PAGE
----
And uber interesting about the addictive ingredient in cheese... Probably explains it!! That'll probably make it easier for me to give up too, knowing that the dairy/cheese people are more corrupt than I originally thought xD

    Awesome, thanks for your help :D
  15. Rabblerouser

    Rabblerouser Member

    I am a lacto vegetarian who occasionally lapses into lacto-ovo vegetarianism. I only eat eggs very seldomly, and then only in baked goods. I have been a vegetarian for nearly 10 years now. I tried being a vegan for what I believe was roughly one year, and ended up deciding that it was too much for me. Since then, I've had the diet described above. I have been trying to decrease my consumption of eggs, as I have a certain aversion to them. I often refrain from eating foods that I know contain eggs, but if I don't know (and if there is no way of finding out) then I sometimes eat them anyway.

    I would definitely say that vegetarianism is by far the most important thing. You have to establish yourself as a vegetarian and make sure that you stick to it for a long period of time. Be careful that you don't go too extreme too quickly and then get burned out on veganism. You can always take a retreat from veganism and just be a lacto vegetarian for a while. Eggs would logically be the first thing you should give up once you are a committed vegetarian, and perhaps this will be easy for you. You don't have to be in any rush to eliminate dairy products from your diet, and I would definitely agree with other posters that it is best to take the process gradually. Make sure that you know how to eat as a vegan and that you are able to practice this diet effectively in your own situation before you go all out.

    Personally, I could never give up dairy products. From a practical standpoint, dairy products make it so much easier to be a vegetarian. For breakfast, I eat muesli with fruit, milk and yoghurt or porridge with milk and honey. My favourite food is Indian food, which prominently features yoghurt and cheese. If you've never had paneer (Indian fresh cheese), then don't become a vegan until after you've tried it! :) Also, when I'm eating at a restaurant with other people, the vegetarian options often contain milk or cheese products, so I would be inconveniencing other people with my diet (and that would give them a negative impression of vegetarianism). Obviously, if you can learn to cook for yourself, that would make veganism much easier; in my case, I have to eat out fairly frequently for reasons of convenience. In any case, I do respect the decision to become vegan, but I definitely advise you to take it slowly. If I hadn't rushed too quickly into becoming a vegan, perhaps I wouldn't have found it such a difficult diet to maintain.
  16. drumminmama

    drumminmama Super Moderator Staff Member Super Moderator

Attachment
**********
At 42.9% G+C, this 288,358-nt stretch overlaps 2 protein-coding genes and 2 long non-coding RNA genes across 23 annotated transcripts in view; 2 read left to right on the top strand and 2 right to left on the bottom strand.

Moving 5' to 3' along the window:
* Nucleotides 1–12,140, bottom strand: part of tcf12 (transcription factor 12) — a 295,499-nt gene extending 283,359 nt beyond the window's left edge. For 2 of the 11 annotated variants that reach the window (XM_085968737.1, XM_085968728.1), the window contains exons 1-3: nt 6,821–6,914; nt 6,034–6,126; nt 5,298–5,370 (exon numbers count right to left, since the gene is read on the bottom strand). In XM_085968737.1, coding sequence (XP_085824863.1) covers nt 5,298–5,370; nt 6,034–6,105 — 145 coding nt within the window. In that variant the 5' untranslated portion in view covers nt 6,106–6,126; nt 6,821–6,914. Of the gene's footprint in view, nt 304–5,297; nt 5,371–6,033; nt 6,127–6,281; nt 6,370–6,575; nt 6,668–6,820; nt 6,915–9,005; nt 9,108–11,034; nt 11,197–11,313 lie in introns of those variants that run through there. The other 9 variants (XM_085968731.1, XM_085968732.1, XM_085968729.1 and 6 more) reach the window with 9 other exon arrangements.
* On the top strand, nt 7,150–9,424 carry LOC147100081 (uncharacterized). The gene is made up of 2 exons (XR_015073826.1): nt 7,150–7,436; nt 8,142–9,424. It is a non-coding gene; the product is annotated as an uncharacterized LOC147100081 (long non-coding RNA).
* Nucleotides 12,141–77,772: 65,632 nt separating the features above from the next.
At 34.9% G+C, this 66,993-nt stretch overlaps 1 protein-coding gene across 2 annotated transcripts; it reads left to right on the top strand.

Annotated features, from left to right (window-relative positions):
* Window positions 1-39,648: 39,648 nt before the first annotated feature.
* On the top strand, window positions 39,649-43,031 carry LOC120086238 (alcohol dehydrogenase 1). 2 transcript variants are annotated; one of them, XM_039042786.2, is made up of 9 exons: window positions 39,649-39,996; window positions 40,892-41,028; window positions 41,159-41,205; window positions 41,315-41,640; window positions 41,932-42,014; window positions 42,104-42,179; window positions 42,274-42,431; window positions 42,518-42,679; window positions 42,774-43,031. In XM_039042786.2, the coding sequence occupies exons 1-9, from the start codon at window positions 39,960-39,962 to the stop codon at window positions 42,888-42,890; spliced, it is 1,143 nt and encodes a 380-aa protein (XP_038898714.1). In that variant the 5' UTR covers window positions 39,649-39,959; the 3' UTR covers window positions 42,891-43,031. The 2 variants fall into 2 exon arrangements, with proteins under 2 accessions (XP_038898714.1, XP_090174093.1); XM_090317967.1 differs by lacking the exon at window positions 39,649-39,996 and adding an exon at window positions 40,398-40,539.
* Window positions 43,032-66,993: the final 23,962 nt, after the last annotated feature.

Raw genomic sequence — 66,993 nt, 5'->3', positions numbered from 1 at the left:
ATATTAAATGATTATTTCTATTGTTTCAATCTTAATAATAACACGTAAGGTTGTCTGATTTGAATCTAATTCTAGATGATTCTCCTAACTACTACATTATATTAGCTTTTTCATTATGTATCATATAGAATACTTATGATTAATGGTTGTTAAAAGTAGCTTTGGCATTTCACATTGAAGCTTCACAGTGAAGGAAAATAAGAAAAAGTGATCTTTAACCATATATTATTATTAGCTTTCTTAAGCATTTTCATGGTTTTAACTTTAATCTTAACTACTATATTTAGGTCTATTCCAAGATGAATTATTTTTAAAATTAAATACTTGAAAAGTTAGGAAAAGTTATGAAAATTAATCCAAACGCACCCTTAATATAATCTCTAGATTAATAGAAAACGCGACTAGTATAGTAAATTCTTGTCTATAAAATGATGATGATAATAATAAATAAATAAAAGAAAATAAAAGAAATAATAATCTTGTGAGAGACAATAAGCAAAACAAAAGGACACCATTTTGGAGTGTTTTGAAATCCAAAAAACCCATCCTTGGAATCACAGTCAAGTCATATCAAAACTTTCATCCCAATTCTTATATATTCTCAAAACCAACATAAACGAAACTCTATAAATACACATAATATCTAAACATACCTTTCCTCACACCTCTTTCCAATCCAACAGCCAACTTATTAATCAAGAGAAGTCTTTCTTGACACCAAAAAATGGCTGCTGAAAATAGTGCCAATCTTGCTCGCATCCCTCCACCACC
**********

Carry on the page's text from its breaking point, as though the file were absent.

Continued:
Dragonvine, I drink masala chai and use almond milk which is pretty easy to make at home.
  17. Dragonvine

    Dragonvine I do Glass

    Ohh wicked :D Sounds exotic... Any sites that can tell me how? Or I'll just google it xD

    Dy'think I could put coconut milk instead of cows milk when I make my own curries?
  18. Rabblerouser

    Rabblerouser Member

    Thai curries often use coconut milk. You should try learning how to cook Thai food. It's very good for vegetarians and rarely uses eggs or dairy products. Chinese and other East Asian dishes might suit you well given the historic lack of dairy products in East Asian cooking.
  19. homeschoolmama

    homeschoolmama Senior Member

    Thai curries are BEST with coconut milk :) My tummy, on the other hand, doesn't like it too much... it's rich stuff.

    For almond milk - I make it up when I'm out of soy or ricemilk. (almonds are seasonal here & can be pricey) Take a cup of raw almonds & soak them overnight. Rinse well & drop into the blender with an equal amount of water and blend thoroughly. If you have a super-blender, (vitamix or similar brand) that's it... I've done this with my mom's vitamix & it makes the smoothest, richest milk! With a regular blender though, you'll want to strain out the almond pulp unless you don't mind chewing the last "sip" from every cup of milk. Don't throw it out though, that pulp makes a wonderful topper on banana bread :)
  20. drumminmama

    drumminmama Super Moderator Staff Member Super Moderator

    well, coconut has a LOT of saturated fat. When I used dairy, I used skim, so for me the taste and texture would be profoundly different.
    However, some regional Indian cooking uses ground nuts as thickeners, so nut milks would stand in well in those dishes, I'd think.
    I have a buddy who is a chef in Palo Alto and wrote an OK cookbook a couple years ago. he mentioned the difference in soy and rice milks, saying he (an omni) was more likely to use rice because of its " less chalky finish."
    That would be speaking directly to the mouthfeel and taste for people used to cow milks.
    Charlie makes a decent vegan meal, btw. And rather awesome Indian based dishes.